Univel-based computational geometric modeling using high-dimensional material types with application to Monte Carlo nuclear particle transport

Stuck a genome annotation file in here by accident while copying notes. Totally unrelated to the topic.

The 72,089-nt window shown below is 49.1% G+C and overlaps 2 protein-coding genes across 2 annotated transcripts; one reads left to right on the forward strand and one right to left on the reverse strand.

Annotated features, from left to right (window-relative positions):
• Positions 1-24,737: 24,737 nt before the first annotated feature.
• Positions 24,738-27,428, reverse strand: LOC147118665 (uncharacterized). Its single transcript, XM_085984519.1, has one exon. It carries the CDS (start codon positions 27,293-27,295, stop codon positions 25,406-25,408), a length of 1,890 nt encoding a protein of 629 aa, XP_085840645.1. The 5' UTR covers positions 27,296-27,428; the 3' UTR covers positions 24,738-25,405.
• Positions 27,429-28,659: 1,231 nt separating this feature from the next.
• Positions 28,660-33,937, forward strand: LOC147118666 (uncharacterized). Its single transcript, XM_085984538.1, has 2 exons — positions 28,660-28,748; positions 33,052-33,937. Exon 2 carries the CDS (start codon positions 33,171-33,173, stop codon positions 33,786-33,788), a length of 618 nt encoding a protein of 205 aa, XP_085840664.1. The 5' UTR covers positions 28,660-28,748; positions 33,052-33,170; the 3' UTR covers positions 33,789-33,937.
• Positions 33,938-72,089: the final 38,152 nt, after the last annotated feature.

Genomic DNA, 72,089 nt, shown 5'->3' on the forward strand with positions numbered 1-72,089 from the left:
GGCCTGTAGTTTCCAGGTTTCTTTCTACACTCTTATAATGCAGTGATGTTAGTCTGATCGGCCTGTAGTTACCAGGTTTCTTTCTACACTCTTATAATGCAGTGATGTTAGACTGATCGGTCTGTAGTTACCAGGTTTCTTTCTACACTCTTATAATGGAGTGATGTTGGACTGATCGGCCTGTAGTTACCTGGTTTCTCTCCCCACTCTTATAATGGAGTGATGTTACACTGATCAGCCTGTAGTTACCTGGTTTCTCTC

Computer graphics and geometric modeling often use unstructured surface meshes to define objects. This can result in complex, time-expensive calculations to simulate surface interactions when simulating physical processes or rendering images. This thesis describes a computational geometric model based on discrete uniform-volume elements (univels), and applies this approach to well-known problem: using the Monte Carlo method to simulate the transport physics of neutral particles (neutrons and photons) through complex geometric models. The most consequential product of this work is Juniper, a comprehensive transport modeling software system useful for both practical applications and experimental research in particle transport. Using a structured Cartesian grid of univels has several promising advantages: tracking particles through a univel grid is known to be much faster than alternative geometries. And univel-based particle tracking is particularly insensitive to the complexity of the geometric model. To use these advantages Juniper must rasterize the input model into univels. Antialiasing is a well-known technique in computer graphics to reduce the visual impact of discretization artifacts. In existing graphics applications this is almost entirely done with three-dimensional color vectors. Juniper is designed to explore antialiasing the geometry univelization, while developing novel ways to cope with high-dimensionality material vectors. Antialiasing creates blended vectors near high-frequency information areas of the rasterization grid. When the grid is an image the vectors are on a three-dimensional color space and can often be stored and interpreted directly. But for particle transport the univel values are high-dimensionality material vectors. An exact representation of their blended forms yields impractically large model sizes. Instead, these vectors can be quantized to a manageable set of prototype vectors, reducing the univel grid to a table of indices. The quantized material vectors retain the computational advantages of univelized particle transport while potentially improving the fidelity of the transport results. Exploring this problem has provided new insights into digitization of high-dimensional values, effects of univel size on transport result accuracy, and the antialiasing of high-dimensional vector spaces. A new library of carefully defined high-precision cargo object models in a universal format (XML) is another result.